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Old 10-21-2011, 01:24 PM   #1
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Default Power to weight ratios?

I posted this under Vans/Motors. I'm moving it to General for increased exposure (and ridicule?).
I've got the '02 Chev 3500 Express van with the 350CID V8 (5.7L?). No idea how much HP or torque it has, but the fuel economy is pretty good. No matter what the rated power output is, it is a heavy vehicle with the extra equipment Roadtrek added when they converted it. I think it weighs in at around 8500 lbs. tanks empty.
I was wondering how to get more power from it, or as a second option, was there a larger factory engine/transmission available in that year, that would fit under the hood, with minimum additional mods to the engine compartment, and drivetrain (I'd expect possibly a shorter driveshaft) if I decided to change out the existing engine for a larger one? I'm prepared to sacrifice fuel economy for increased power.
Who or where could I go to follow up on this idea? GM dealer? Custom engine shop?
I think I'd like more power, or a more powerful engine, for driving up hills in the mountains.
Thoughts, suggestions, recommendations?
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Old 10-22-2011, 04:07 AM   #2
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Default Re: Power to weight ratios?

Mike - I'm not sure about engine options for '02 RT's. If you check Roadtrek.com, you can download your 2002 owners manual. If I am reading it right, the 170 and 190 models were on a Dodge chassis and the 200 was on a Chev. chassis. It says Chev. is 255 HP/330 ft.lbs. Please check it to make sure I'm right.

This is kind of comparing apples and oranges but my '08 190P has the 6.0L engine. It is a few hundred pounds heavier than yours so the power to weight ratio might be close to the same. Like you, I was concerned about maintaining speed on mountain roads but I've found it's never been an issue even with full tanks. I've not been in the Rocky's but traveling the eastern mountains has been easy going.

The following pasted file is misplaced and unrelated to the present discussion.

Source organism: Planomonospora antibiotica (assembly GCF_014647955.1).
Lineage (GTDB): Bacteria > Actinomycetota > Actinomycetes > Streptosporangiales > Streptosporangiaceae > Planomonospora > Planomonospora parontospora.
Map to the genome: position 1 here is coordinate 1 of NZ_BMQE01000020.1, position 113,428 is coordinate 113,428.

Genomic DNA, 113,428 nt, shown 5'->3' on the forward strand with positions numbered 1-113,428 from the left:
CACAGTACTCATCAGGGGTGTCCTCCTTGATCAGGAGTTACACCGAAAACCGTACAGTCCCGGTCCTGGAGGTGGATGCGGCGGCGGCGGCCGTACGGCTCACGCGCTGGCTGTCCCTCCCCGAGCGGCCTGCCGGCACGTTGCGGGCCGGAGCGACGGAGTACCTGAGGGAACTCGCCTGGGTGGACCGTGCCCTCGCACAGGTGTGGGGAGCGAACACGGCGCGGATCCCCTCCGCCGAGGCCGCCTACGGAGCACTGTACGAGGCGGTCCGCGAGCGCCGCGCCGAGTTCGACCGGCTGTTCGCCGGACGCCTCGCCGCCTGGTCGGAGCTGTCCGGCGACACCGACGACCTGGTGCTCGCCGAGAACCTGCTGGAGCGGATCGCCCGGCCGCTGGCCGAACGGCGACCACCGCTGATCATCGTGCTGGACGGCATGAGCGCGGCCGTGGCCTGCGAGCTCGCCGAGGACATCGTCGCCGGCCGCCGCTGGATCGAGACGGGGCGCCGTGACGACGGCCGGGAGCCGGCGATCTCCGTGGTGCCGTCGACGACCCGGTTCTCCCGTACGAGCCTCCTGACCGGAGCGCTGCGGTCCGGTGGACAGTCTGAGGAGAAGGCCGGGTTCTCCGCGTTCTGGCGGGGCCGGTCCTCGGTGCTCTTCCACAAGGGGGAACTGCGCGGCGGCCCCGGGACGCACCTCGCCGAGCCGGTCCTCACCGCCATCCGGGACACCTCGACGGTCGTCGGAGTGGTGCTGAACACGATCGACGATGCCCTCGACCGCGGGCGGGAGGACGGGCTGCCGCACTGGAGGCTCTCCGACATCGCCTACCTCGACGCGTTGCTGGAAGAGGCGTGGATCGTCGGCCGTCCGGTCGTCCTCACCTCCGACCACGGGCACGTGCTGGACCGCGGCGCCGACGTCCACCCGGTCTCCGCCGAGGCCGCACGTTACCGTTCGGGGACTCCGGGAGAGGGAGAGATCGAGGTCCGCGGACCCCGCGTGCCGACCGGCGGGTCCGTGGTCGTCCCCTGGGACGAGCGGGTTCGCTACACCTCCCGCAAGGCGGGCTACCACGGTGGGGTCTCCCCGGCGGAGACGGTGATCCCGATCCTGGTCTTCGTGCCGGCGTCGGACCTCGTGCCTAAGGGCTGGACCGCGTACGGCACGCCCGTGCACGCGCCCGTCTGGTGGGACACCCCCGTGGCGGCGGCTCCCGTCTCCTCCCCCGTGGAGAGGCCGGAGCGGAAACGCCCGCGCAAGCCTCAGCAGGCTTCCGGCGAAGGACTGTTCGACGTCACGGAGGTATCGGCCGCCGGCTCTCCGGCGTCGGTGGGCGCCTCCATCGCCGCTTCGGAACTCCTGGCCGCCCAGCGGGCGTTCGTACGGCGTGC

I have a friend with a '94 RT with a 318 engine. He says it is underpowered but he has managed to put 220,000 miles on it so I guess it can't be all that bad. Good luck and happy trails.
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Old 10-22-2011, 04:58 AM   #3
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Default Re: Power to weight ratios?

There were 2 190 models my year, 4 models in total. There was a 170 and a 190 on a Dodge chassis, and a 190 and a 200 on a Chev chassis. I have since looked at the brochure for 2002 which has more technical specs than the owner's manual. The 200 had an optional 8.1L SFI V8 but my 190 didn't. I'm wondering if that engine might be able to be fitted into the 190 3500 extended van chassis. I'll probably run this by my GM dealership and see if it's possible, and it's feasible money wise. I'm sure it would solve my power issue.